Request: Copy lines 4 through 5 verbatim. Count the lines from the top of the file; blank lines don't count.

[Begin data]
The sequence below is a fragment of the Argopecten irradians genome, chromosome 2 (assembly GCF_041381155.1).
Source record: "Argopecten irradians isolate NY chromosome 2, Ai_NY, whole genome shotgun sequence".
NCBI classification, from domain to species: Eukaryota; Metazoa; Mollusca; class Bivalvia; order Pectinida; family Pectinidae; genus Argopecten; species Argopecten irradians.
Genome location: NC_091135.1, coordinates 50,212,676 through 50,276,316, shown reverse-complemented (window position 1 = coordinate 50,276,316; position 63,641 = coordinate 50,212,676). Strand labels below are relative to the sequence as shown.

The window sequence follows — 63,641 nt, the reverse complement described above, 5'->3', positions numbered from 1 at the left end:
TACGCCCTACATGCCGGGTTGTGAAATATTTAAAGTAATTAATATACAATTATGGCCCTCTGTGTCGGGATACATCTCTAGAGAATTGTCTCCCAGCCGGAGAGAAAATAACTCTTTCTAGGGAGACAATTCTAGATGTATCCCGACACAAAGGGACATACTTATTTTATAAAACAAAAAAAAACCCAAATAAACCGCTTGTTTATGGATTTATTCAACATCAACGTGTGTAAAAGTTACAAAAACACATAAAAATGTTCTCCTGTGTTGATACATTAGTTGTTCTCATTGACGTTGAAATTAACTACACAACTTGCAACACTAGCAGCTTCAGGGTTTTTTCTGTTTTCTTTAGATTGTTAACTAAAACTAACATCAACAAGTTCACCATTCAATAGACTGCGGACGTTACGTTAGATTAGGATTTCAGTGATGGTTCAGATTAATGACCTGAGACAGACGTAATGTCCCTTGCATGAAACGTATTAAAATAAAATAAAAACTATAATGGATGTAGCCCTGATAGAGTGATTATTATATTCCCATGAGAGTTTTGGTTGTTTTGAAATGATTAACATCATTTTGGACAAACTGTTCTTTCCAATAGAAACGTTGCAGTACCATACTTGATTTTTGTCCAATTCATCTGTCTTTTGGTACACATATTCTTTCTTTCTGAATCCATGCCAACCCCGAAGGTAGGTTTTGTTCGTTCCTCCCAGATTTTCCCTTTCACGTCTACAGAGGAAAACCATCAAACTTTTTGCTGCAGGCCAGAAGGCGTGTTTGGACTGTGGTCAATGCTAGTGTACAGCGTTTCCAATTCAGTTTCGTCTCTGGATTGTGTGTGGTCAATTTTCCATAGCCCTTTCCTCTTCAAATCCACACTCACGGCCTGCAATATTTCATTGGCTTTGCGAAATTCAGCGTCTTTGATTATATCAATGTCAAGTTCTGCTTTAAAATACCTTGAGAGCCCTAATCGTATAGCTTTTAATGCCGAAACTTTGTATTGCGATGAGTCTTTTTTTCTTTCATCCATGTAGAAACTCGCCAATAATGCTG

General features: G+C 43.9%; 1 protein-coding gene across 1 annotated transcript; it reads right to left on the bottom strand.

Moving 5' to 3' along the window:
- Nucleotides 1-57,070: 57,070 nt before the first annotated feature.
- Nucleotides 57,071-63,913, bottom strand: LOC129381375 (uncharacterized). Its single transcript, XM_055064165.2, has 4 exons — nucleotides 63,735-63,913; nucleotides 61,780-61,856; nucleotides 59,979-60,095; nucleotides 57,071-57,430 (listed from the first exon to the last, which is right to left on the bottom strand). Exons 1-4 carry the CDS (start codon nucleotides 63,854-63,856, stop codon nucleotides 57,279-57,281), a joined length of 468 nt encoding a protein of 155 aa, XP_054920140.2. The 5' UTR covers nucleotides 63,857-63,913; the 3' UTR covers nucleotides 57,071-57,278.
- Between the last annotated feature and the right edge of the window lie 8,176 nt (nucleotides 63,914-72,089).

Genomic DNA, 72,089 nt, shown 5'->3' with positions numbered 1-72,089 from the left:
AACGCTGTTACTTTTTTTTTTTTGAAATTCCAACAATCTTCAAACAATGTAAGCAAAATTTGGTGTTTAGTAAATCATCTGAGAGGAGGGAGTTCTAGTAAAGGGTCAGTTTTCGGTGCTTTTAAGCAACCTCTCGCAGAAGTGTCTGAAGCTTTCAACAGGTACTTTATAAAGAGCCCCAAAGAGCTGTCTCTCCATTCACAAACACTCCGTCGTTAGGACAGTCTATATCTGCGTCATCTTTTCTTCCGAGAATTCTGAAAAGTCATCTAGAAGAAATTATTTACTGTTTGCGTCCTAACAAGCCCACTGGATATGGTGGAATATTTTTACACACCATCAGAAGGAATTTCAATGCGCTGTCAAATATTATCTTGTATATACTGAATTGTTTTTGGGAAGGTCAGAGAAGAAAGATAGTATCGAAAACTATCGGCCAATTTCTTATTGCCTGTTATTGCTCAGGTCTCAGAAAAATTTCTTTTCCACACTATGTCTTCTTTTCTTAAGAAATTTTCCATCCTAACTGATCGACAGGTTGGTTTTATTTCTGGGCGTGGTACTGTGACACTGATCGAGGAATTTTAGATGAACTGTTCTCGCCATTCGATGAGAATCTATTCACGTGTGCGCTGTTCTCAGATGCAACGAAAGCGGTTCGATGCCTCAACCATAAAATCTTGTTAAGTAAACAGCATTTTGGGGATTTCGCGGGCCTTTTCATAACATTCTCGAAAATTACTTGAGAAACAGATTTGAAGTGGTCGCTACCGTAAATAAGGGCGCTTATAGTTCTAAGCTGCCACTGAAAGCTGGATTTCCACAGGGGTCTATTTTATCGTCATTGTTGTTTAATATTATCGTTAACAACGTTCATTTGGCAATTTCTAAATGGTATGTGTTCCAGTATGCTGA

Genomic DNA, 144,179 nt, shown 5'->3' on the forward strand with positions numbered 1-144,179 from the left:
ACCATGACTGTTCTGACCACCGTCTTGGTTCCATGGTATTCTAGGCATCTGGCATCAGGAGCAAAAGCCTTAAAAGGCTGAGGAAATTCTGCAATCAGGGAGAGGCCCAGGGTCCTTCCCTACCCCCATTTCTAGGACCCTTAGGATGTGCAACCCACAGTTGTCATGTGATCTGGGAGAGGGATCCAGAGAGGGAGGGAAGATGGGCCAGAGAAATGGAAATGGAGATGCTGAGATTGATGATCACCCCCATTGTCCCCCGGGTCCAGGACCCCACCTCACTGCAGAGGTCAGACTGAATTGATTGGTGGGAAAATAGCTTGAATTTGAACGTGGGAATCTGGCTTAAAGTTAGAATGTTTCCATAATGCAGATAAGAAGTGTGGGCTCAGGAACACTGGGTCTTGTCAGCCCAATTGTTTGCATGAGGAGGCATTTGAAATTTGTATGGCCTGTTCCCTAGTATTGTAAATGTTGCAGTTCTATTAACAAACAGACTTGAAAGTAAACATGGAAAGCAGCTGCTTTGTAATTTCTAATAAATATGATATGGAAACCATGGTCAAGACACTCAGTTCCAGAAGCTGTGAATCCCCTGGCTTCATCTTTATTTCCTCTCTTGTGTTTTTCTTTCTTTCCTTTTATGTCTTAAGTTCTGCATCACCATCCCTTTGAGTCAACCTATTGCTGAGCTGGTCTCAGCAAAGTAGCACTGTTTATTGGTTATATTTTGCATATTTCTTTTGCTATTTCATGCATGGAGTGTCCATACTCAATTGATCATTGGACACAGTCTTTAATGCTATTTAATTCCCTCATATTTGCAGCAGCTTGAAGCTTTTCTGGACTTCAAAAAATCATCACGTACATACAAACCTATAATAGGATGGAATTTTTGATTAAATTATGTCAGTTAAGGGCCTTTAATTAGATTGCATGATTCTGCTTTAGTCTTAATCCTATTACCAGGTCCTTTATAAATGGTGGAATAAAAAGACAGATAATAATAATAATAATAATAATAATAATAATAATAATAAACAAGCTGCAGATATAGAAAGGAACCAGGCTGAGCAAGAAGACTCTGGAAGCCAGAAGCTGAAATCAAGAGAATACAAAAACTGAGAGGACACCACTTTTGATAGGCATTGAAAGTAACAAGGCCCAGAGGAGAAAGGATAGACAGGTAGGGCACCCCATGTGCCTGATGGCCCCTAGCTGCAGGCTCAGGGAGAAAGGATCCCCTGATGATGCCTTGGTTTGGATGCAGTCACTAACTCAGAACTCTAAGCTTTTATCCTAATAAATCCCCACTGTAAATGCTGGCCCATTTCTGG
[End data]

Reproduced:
Genome location: NC_091135.1, coordinates 50,212,676 through 50,276,316, shown reverse-complemented (window position 1 = coordinate 50,276,316; position 63,641 = coordinate 50,212,676). Strand labels below are relative to the sequence as shown.

The window sequence follows — 63,641 nt, the reverse complement described above, 5'->3', positions numbered from 1 at the left end: